Advertising Sales Patty Welther 814/833-3200 or 800/815-2660 pwelther@mbausa.org

    Design, Production Printing Concepts Inc. & Printing printcon@erie.net

    ON THE COVER: Loesel Schaaf Vice President Ed Althof, who oversees the agencys Long-Term Care Education and Planning Program, discusses policy options with Joy and Ross Rectenwald of Rectenwald Architects, Inc. For full-story, see page 12.

    Tell us about the history of St. Joseph Apartments.St. Joseph Apartments is HANDS flagship property located in Eries Frontier neighborhood. The building featuring 202 apartment homes was first built as an orphanage just before the Great Depression in the late 1920s. The need for the orphanage was considerable at the time, but as the economy and society changed after WWII, the need for the orphanage diminished. By the mid-1960s, it was no longer in use. In 1976, HANDS presented an application to HUD for an affordable apartment complex to re-purpose the building. The building was reconditioned stem to stern and a 90-unit addition was begun in 1977. St. Joseph Apartments opened in 1979 with a ribbon-cutting attended by former First Lady Rosalyn Carter. The facility was a model project at the time because it not only provided apartments for seniors, but also many amenities such as an onsite beauty/barber shop, convenience store, arts and crafts studio, and an all-faith chapel to enhance the quality of life of the residents. In 2006, the complex underwent a second major renovation that updated all of the apartments and added a caf and new library area with computers.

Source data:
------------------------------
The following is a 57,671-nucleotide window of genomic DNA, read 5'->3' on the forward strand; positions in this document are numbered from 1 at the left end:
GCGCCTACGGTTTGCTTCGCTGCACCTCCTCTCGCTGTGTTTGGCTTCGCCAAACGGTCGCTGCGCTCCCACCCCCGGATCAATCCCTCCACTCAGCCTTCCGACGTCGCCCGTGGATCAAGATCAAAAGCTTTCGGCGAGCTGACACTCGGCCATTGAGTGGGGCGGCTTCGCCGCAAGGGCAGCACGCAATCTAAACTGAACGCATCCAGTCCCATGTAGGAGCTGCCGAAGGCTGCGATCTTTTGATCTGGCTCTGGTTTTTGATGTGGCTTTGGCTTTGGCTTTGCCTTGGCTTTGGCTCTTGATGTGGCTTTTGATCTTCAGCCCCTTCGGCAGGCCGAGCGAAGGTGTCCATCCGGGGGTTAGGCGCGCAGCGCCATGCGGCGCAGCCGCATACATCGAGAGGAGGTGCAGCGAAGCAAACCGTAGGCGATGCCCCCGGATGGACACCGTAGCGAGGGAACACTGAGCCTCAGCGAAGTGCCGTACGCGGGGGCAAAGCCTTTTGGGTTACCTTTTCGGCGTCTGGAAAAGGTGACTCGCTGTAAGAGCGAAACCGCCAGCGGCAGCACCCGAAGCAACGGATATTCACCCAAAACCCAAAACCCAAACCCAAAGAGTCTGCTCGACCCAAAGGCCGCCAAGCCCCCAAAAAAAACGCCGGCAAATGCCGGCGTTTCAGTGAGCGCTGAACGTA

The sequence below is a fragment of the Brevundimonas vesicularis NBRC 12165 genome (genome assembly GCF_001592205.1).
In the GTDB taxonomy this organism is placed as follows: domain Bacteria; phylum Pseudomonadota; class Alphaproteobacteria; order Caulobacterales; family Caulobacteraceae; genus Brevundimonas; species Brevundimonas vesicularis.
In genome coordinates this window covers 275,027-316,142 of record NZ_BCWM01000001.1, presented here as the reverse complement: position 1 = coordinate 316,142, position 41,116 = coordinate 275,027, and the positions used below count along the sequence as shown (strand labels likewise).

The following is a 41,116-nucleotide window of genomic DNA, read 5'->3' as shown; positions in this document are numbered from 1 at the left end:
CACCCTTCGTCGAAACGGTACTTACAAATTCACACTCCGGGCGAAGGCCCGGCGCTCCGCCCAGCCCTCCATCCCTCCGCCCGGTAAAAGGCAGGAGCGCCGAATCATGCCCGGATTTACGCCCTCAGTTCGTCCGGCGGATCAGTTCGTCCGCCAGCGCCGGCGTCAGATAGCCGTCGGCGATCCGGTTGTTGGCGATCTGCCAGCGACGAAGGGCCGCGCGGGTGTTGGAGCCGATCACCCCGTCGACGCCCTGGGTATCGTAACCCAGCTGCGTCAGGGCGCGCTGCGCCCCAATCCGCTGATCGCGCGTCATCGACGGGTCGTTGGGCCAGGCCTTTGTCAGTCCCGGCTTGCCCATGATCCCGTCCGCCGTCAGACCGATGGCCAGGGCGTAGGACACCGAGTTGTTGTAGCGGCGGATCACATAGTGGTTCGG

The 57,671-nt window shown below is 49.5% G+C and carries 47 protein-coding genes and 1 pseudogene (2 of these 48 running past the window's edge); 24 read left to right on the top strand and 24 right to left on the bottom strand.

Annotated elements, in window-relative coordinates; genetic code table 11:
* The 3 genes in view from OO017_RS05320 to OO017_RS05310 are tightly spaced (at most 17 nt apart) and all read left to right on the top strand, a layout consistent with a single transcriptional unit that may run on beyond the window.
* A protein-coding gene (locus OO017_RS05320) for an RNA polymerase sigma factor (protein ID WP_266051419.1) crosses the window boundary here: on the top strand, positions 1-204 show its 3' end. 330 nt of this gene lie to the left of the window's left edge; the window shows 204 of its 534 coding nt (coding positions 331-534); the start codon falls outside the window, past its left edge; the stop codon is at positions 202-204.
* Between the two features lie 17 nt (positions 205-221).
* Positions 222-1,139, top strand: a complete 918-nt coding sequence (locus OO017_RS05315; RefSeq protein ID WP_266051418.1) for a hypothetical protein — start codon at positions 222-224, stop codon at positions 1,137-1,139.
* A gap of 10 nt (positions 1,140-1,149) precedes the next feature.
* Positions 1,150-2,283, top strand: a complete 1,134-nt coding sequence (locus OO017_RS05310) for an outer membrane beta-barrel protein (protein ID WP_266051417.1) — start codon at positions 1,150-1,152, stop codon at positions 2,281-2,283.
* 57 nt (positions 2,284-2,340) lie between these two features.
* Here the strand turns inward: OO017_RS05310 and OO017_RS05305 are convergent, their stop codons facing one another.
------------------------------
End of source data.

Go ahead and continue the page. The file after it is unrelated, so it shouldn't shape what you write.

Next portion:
How has St. Joseph Apartments helped fill a void in the Erie community?With more than 200 residences, St. Joseph Apartments is one of the largest independent living facilities in Erie County. Most apartments are rent-subsidized, yet St. Joseph offers an array of resources and services comparable to some higher-end communities that let residents remain independent as they age.

    When is it a good time to sit down with your senior family members and discuss future care and housing options?Start now, and talk often. Find out what your parents or grandparents would like to do when living in their own home becomes too much to manage. Identify what milestones would indicate when its time to get in-home services or to downsize and move to a smaller place. Spend some time discussing where your senior family might want to live. Close to you? Close to their current neighborhood? Close to their place of worship? Moving into a senior living community is a very emotional experience and needs to be carefully addressed.

    Do a little research and find out what services are available in your community. One of the best places to begin with is the Area Agency on Aging. Every county in the United States has one. To find yours, visit www.n4a.org. Erie County residents can take advantage of the Guide to Services offered by the Independent Council on Aging and the online resource directory, ErieSprout.com.

    Talk with your parents or grandparents about living wills and medical power of attorney. The Five Wishes is a popular living will format you can find online and in print versions available at many agencies for seniors. Its a great tool to help families work through some of details. These can be difficult conversations to begin. But reassure your family member these discussions are to outline their wishes for the future.

    What are some ways that employers can assist this growing employee population?Many employers have become accustomed to providing flexibility to employees for younger families who are expecting or are raising children. This same flexibility can be offered to those who are caring for their elderly family members as well. Daily support includes flextime, paid time off, and the ability to take a leave of absence. An additional employee benefit is to identify and locate emotional support and resources such as an employee assistance program that provides a wide array of counseling, information and support to the ever-changing lives of the work force. Additionally, caring for elders requires some form of financial planning by meeting with a financial planner or locating workshops and seminars in the community to learn ab